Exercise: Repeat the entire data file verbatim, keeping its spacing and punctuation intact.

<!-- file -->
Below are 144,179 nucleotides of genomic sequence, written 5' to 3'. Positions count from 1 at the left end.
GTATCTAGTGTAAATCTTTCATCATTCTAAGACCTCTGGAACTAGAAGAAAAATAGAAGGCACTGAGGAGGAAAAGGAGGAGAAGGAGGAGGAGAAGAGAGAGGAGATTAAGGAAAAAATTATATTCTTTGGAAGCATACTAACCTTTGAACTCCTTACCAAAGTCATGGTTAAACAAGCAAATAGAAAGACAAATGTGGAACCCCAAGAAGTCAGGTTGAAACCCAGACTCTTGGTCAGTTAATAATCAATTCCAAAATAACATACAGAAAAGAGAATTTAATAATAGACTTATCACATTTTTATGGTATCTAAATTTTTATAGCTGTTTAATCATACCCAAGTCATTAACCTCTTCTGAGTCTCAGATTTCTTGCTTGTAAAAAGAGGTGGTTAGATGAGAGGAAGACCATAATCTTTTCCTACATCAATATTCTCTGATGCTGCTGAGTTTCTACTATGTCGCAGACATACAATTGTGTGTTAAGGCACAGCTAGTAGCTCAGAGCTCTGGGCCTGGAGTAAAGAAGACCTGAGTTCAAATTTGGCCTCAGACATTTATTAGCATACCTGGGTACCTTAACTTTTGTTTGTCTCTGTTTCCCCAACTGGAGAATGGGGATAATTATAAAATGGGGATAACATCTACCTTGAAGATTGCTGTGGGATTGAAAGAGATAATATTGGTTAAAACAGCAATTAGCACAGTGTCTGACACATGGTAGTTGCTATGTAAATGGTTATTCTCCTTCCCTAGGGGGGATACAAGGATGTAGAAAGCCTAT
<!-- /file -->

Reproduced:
Below are 144,179 nucleotides of genomic sequence, written 5' to 3'. Positions count from 1 at the left end.
GTATCTAGTGTAAATCTTTCATCATTCTAAGACCTCTGGAACTAGAAGAAAAATAGAAGGCACTGAGGAGGAAAAGGAGGAGAAGGAGGAGGAGAAGAGAGAGGAGATTAAGGAAAAAATTATATTCTTTGGAAGCATACTAACCTTTGAACTCCTTACCAAAGTCATGGTTAAACAAGCAAATAGAAAGACAAATGTGGAACCCCAAGAAGTCAGGTTGAAACCCAGACTCTTGGTCAGTTAATAATCAATTCCAAAATAACATACAGAAAAGAGAATTTAATAATAGACTTATCACATTTTTATGGTATCTAAATTTTTATAGCTGTTTAATCATACCCAAGTCATTAACCTCTTCTGAGTCTCAGATTTCTTGCTTGTAAAAAGAGGTGGTTAGATGAGAGGAAGACCATAATCTTTTCCTACATCAATATTCTCTGATGCTGCTGAGTTTCTACTATGTCGCAGACATACAATTGTGTGTTAAGGCACAGCTAGTAGCTCAGAGCTCTGGGCCTGGAGTAAAGAAGACCTGAGTTCAAATTTGGCCTCAGACATTTATTAGCATACCTGGGTACCTTAACTTTTGTTTGTCTCTGTTTCCCCAACTGGAGAATGGGGATAATTATAAAATGGGGATAACATCTACCTTGAAGATTGCTGTGGGATTGAAAGAGATAATATTGGTTAAAACAGCAATTAGCACAGTGTCTGACACATGGTAGTTGCTATGTAAATGGTTATTCTCCTTCCCTAGGGGGGATACAAGGATGTAGAAAGCCTAT